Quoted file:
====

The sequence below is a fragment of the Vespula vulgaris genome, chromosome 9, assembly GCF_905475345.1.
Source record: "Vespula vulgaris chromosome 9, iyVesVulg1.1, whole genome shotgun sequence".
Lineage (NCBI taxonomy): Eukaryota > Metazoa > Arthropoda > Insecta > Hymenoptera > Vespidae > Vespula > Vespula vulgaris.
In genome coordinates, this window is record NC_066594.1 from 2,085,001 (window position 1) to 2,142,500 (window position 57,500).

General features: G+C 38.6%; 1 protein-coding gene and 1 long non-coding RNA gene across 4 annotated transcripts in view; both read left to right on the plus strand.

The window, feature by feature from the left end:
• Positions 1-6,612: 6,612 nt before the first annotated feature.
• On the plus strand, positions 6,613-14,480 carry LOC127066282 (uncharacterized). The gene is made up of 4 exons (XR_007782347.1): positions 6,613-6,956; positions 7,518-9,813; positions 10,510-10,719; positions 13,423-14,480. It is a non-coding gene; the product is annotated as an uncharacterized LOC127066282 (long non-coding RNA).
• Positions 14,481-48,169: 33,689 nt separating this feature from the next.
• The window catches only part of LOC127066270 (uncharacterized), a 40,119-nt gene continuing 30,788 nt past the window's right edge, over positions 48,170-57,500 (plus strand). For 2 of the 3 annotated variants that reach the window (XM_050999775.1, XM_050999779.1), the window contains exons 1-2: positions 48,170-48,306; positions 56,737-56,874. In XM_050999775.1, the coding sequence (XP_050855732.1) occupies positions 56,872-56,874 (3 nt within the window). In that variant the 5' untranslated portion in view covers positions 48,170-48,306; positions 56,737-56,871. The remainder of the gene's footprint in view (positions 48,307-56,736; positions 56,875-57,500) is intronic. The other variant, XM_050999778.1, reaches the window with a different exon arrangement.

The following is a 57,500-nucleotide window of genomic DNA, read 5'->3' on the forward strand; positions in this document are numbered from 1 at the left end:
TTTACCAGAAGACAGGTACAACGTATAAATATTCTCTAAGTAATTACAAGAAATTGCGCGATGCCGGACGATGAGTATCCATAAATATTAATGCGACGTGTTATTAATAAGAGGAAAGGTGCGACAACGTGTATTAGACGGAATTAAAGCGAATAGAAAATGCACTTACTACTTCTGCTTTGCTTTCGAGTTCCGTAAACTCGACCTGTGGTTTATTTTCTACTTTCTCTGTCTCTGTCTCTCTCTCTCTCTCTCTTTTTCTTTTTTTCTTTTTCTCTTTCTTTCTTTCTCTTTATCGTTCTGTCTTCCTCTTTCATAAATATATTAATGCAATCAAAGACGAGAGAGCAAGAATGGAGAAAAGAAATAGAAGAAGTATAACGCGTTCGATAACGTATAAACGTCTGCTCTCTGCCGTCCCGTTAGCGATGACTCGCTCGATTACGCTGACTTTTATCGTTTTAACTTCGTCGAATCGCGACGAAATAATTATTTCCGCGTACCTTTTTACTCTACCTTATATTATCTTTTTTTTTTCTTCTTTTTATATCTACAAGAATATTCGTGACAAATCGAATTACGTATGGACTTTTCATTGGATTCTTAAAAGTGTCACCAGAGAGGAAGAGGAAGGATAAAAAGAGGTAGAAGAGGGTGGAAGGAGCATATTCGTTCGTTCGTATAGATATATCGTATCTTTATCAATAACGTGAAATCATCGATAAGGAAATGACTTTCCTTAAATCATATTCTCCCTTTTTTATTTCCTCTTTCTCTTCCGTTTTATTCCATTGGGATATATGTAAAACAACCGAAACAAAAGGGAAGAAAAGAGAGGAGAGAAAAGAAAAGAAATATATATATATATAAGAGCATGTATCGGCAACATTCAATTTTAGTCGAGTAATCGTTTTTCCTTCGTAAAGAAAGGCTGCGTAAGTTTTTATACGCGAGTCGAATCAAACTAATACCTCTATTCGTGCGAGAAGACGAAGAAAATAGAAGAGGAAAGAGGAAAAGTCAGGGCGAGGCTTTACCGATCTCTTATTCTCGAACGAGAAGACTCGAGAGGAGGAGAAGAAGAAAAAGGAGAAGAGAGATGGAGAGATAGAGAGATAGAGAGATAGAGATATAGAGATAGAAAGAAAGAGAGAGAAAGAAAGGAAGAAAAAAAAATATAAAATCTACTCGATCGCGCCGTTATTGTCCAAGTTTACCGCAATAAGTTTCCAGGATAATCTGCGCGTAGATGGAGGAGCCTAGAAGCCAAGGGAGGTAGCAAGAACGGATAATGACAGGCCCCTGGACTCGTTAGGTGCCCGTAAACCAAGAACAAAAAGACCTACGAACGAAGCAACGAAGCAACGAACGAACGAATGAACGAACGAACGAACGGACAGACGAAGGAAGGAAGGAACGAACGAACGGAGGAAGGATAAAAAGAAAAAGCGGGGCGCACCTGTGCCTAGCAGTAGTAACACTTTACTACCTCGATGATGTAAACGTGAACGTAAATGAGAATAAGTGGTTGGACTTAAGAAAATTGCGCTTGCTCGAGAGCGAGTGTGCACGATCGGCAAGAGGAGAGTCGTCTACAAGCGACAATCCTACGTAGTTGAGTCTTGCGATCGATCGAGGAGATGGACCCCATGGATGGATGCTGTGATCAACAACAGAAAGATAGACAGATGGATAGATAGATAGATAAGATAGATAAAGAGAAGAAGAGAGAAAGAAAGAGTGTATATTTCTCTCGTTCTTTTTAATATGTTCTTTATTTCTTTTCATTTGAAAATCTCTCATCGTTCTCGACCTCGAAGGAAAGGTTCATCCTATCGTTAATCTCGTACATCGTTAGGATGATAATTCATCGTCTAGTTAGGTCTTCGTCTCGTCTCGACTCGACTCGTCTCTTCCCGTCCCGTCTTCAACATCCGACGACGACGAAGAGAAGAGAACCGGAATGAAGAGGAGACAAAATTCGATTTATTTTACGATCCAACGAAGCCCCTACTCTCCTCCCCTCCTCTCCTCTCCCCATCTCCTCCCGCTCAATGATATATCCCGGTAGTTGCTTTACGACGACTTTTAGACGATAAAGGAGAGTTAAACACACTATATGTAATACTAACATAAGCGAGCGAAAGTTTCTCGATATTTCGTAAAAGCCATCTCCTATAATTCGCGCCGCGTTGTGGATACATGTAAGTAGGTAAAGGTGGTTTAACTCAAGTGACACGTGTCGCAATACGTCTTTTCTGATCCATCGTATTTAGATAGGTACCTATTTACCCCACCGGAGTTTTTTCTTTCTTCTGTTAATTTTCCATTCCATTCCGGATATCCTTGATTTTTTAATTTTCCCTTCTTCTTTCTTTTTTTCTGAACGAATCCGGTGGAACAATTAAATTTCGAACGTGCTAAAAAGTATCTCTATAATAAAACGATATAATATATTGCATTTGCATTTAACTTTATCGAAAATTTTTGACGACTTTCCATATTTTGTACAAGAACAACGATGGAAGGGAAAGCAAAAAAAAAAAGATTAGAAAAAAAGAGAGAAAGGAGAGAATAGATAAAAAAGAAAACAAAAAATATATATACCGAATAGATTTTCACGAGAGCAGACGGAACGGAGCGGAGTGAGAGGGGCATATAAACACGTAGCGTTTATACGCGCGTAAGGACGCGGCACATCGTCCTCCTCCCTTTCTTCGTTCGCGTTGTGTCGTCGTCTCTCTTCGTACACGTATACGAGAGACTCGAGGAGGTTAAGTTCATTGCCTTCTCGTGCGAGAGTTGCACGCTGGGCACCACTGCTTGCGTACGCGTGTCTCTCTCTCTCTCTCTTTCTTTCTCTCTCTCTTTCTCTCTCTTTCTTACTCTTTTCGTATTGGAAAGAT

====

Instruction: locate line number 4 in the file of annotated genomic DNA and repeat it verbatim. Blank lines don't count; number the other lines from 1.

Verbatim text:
In genome coordinates, this window is record NC_066594.1 from 2,085,001 (window position 1) to 2,142,500 (window position 57,500).